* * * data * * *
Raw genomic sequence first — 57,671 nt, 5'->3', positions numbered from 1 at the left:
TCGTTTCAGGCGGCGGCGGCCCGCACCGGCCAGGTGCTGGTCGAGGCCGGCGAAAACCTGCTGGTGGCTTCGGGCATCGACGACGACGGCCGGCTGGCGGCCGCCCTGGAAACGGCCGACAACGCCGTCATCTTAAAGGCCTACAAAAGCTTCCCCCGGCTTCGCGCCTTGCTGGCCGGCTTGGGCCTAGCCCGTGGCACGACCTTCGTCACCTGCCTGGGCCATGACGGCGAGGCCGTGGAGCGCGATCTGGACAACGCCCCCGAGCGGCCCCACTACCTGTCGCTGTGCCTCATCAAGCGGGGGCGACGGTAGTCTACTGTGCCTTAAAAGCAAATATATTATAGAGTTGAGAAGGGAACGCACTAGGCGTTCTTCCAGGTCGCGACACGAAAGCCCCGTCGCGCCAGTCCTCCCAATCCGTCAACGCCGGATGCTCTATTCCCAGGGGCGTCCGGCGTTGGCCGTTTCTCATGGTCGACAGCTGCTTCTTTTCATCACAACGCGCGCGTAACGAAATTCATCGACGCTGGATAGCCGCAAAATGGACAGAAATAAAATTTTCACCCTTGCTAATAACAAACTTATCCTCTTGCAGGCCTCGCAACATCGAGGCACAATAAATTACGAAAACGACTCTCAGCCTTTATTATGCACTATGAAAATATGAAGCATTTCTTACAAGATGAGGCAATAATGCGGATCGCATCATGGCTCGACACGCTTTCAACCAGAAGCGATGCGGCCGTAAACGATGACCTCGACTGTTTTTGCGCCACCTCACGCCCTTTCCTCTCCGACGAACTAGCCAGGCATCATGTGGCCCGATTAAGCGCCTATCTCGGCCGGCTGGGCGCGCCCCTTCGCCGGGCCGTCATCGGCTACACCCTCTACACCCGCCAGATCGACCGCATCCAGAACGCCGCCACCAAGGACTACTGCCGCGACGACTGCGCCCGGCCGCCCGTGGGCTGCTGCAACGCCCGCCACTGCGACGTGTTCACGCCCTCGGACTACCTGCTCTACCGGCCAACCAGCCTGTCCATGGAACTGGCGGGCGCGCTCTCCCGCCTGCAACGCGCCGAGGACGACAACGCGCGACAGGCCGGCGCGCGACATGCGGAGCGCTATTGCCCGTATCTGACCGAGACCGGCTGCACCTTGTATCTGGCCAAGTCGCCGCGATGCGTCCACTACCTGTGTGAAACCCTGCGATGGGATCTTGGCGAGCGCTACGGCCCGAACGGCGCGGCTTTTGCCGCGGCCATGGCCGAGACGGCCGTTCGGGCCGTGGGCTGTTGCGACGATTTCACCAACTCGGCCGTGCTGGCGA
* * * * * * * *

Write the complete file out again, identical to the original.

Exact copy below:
Raw genomic sequence first — 57,671 nt, 5'->3', positions numbered from 1 at the left:
TCGTTTCAGGCGGCGGCGGCCCGCACCGGCCAGGTGCTGGTCGAGGCCGGCGAAAACCTGCTGGTGGCTTCGGGCATCGACGACGACGGCCGGCTGGCGGCCGCCCTGGAAACGGCCGACAACGCCGTCATCTTAAAGGCCTACAAAAGCTTCCCCCGGCTTCGCGCCTTGCTGGCCGGCTTGGGCCTAGCCCGTGGCACGACCTTCGTCACCTGCCTGGGCCATGACGGCGAGGCCGTGGAGCGCGATCTGGACAACGCCCCCGAGCGGCCCCACTACCTGTCGCTGTGCCTCATCAAGCGGGGGCGACGGTAGTCTACTGTGCCTTAAAAGCAAATATATTATAGAGTTGAGAAGGGAACGCACTAGGCGTTCTTCCAGGTCGCGACACGAAAGCCCCGTCGCGCCAGTCCTCCCAATCCGTCAACGCCGGATGCTCTATTCCCAGGGGCGTCCGGCGTTGGCCGTTTCTCATGGTCGACAGCTGCTTCTTTTCATCACAACGCGCGCGTAACGAAATTCATCGACGCTGGATAGCCGCAAAATGGACAGAAATAAAATTTTCACCCTTGCTAATAACAAACTTATCCTCTTGCAGGCCTCGCAACATCGAGGCACAATAAATTACGAAAACGACTCTCAGCCTTTATTATGCACTATGAAAATATGAAGCATTTCTTACAAGATGAGGCAATAATGCGGATCGCATCATGGCTCGACACGCTTTCAACCAGAAGCGATGCGGCCGTAAACGATGACCTCGACTGTTTTTGCGCCACCTCACGCCCTTTCCTCTCCGACGAACTAGCCAGGCATCATGTGGCCCGATTAAGCGCCTATCTCGGCCGGCTGGGCGCGCCCCTTCGCCGGGCCGTCATCGGCTACACCCTCTACACCCGCCAGATCGACCGCATCCAGAACGCCGCCACCAAGGACTACTGCCGCGACGACTGCGCCCGGCCGCCCGTGGGCTGCTGCAACGCCCGCCACTGCGACGTGTTCACGCCCTCGGACTACCTGCTCTACCGGCCAACCAGCCTGTCCATGGAACTGGCGGGCGCGCTCTCCCGCCTGCAACGCGCCGAGGACGACAACGCGCGACAGGCCGGCGCGCGACATGCGGAGCGCTATTGCCCGTATCTGACCGAGACCGGCTGCACCTTGTATCTGGCCAAGTCGCCGCGATGCGTCCACTACCTGTGTGAAACCCTGCGATGGGATCTTGGCGAGCGCTACGGCCCGAACGGCGCGGCTTTTGCCGCGGCCATGGCCGAGACGGCCGTTCGGGCCGTGGGCTGTTGCGACGATTTCACCAACTCGGCCGTGCTGGCGA